Still, the López Obrador Administration has made some noteworthy investigations into high profile cases of corruption. This includes against the former Secretary of Public Security (Secretaría de Seguridad Pública, SSP), the former CEO of Petróleos Mexicanos (PEMEX), the former head of Altos Hornos de México, and more than a dozen sitting judges and magistrates, including a Supreme Court Justice. Despite these advances, such cases of high-ranking officials and the general presence of corruption throughout Mexico’s government demonstrate just how pervasive and rooted the problem is.

Sources:

“Efforts to Combat Corruption in Mexico Exemplify the Depth of the Problem.” Justice in Mexico. June 11, 2019.

“Global Corruption Barometer: Latin America & The Caribbean 2019: Citizens’ Views and Experiences of Corruption.” Transparency International. September 2019.

Website. “Global Corruption Barometer: Latin America and the Caribbean: Mexico.” Transparency International. September 2019.

“Former Mexican Secretary of Public Security arrested in Texas.” Justice in Mexico. December 19, 2019.

“México sigue reprobado en lucha anticorrupción, según Índice de Capacidad para Combatir la Corrupción 2020.” El Universal. June 8, 2020.

“The 2020 Capacity to Combat Corruption Index.” Americas Society / Council of the Americas. June 8, 2020.

Simon, Roberto and Geert Aalbers. “The Capacity to Combat Corruption (CCC) Index 2020.” Americas Society / Council of the Americas and Control Risks. June 8, 2020.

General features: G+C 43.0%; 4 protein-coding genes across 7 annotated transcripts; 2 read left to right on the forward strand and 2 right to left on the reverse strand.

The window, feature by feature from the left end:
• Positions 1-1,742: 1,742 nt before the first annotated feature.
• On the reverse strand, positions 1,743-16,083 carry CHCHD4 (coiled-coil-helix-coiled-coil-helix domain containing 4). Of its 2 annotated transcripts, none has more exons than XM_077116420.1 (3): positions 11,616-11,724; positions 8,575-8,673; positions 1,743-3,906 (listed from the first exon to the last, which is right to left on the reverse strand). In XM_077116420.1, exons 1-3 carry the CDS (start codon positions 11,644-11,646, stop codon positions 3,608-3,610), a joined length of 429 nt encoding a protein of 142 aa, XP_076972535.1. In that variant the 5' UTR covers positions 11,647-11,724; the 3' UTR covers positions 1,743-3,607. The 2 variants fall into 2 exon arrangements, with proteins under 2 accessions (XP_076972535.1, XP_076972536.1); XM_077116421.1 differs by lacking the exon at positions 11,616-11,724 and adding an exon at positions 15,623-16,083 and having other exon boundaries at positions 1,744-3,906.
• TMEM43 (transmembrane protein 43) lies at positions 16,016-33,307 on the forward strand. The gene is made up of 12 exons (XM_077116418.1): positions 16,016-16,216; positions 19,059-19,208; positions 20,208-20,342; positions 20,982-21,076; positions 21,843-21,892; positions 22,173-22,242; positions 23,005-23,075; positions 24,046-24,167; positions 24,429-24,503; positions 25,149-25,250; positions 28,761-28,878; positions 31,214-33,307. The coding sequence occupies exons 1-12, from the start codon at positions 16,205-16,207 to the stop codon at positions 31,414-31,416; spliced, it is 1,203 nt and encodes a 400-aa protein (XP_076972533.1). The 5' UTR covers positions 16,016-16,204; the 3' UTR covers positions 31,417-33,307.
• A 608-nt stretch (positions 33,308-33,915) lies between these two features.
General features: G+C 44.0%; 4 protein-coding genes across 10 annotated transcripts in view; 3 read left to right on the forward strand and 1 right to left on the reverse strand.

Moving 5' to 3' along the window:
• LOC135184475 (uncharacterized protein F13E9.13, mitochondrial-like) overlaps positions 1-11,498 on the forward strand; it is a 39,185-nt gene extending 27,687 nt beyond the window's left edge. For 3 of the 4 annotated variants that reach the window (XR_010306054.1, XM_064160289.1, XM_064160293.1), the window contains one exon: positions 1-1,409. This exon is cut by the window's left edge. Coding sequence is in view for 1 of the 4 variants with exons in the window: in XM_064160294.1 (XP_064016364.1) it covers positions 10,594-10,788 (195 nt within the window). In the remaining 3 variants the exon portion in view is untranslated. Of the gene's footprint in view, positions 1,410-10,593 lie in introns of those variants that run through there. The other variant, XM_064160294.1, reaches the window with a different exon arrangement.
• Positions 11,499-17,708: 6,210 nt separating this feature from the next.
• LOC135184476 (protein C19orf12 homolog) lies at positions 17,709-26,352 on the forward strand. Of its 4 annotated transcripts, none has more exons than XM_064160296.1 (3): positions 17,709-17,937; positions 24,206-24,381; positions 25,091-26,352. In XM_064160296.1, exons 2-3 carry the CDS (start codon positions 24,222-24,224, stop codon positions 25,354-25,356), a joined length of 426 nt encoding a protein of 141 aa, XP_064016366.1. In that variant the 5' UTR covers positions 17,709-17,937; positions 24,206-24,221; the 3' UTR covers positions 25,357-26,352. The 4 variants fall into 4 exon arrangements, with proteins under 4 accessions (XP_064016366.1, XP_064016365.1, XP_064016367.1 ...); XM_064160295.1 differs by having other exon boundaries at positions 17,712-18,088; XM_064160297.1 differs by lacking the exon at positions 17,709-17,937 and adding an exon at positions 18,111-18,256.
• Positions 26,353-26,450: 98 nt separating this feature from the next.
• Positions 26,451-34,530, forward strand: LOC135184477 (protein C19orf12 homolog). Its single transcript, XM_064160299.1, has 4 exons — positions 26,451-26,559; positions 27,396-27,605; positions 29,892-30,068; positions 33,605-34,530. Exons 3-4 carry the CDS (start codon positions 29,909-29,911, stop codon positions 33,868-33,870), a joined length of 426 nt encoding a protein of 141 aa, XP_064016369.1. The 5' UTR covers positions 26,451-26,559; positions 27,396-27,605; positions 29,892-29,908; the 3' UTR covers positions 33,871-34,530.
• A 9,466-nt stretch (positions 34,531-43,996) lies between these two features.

Bugarin, Inder. “Con la 4T, ven estancado combate a la corrupción en México.” El Universal. June 10, 2020.

“The 2020 Capacity to Combat Corruption (CCC) Index.” Americas Quarterly. Last accessed June 21, 2020.

Mexico remains in bottom half in Corruption Perceptions Index

Corruption Perceptions Index 2014. Photo: Transparency International.

Corruption Perceptions Index 2014. Photo: Transparency International.

12/28/14 – Transparency International released it annual Corruption Perceptions Index in early December, and once again Mexico finds itself in the bottom half of nations worldwide. Mexico ranks 103rd out of 175 total countries, with a score of 35 out of a possible 100.

Mexico’s score has remained relatively flat since 2006, when it scored 33. Its lowest score during that period came in 2010, when it received 31. However, Mexico’s world ranking has declined from 70th in 2006 to its current ranking of 103, due to other countries with similar scores at that time making substantial progress, while Mexico has remained relatively stagnant. All of the countries sharing Mexico’s ranking of 70th in 2006—Brazil, China, Egypt, Ghana, India, Peru, Saudi Arabia and Senegal—rank above Mexico in the 2014 index.